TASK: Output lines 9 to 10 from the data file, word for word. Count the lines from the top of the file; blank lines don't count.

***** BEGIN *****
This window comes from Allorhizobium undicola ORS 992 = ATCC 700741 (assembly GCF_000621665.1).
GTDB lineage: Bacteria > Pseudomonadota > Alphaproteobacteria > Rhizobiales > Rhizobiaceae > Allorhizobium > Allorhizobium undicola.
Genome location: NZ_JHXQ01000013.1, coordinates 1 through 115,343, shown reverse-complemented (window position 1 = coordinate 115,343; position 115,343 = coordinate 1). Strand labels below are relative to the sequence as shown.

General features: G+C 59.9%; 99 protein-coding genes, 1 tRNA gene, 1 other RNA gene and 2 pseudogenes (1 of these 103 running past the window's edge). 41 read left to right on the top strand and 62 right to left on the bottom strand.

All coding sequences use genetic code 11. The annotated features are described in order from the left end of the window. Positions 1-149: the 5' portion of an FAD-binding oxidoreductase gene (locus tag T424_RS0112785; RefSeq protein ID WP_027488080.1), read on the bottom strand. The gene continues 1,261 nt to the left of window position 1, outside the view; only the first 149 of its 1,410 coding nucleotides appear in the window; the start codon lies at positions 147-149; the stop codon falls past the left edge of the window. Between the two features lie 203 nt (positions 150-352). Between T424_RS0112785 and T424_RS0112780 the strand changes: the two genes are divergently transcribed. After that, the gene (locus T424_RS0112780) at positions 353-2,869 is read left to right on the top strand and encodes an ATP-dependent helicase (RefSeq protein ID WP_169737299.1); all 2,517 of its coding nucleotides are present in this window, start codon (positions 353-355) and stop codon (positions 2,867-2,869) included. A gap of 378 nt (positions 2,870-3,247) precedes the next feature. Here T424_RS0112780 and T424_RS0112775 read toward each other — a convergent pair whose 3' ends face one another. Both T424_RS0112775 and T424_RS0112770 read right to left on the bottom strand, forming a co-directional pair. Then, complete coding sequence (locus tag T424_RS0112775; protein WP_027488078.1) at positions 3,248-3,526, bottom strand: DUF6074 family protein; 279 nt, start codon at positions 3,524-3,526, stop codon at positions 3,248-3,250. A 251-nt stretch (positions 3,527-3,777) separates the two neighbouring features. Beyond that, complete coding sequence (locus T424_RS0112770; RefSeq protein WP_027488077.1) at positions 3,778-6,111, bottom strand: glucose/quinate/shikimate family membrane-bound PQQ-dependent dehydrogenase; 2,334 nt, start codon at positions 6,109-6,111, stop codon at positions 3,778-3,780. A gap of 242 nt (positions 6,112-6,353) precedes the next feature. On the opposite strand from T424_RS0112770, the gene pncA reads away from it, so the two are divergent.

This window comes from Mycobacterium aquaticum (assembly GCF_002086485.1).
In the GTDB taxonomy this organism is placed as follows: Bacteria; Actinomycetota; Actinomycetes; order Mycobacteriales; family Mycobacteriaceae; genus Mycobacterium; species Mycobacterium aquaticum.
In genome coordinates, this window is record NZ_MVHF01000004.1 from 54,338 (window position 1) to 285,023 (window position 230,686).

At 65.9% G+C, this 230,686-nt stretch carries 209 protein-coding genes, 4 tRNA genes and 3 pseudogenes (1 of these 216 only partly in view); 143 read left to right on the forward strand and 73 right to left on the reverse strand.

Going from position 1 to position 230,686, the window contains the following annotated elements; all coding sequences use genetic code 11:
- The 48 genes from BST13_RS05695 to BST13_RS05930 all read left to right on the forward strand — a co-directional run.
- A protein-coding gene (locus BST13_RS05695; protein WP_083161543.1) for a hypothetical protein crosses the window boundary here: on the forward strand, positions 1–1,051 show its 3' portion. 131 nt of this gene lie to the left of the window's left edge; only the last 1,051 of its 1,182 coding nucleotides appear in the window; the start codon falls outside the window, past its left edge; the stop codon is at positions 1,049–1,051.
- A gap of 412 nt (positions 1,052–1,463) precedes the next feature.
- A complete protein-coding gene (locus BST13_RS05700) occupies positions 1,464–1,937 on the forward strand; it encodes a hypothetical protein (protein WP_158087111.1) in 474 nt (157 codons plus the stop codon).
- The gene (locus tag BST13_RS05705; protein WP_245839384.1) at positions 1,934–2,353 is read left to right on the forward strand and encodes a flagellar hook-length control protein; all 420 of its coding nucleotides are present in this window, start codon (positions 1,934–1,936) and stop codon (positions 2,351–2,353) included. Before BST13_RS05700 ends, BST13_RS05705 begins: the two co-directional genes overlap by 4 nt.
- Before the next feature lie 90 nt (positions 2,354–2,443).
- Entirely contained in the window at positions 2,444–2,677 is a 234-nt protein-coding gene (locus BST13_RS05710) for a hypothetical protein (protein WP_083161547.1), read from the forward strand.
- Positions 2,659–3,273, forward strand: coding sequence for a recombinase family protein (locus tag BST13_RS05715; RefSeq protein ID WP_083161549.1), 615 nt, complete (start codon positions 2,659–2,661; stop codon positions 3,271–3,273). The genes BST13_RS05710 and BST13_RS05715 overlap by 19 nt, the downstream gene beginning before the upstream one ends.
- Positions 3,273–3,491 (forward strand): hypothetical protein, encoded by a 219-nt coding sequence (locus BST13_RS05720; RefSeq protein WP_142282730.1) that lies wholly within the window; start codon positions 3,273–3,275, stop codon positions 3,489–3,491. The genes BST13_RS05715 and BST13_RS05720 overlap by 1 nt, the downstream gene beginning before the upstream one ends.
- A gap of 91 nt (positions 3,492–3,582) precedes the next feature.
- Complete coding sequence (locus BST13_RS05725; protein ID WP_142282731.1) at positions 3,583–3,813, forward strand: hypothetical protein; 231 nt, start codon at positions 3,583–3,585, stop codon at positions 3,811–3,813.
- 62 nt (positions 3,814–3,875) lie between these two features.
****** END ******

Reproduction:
At 65.9% G+C, this 230,686-nt stretch carries 209 protein-coding genes, 4 tRNA genes and 3 pseudogenes (1 of these 216 only partly in view); 143 read left to right on the forward strand and 73 right to left on the reverse strand.

Going from position 1 to position 230,686, the window contains the following annotated elements; all coding sequences use genetic code 11: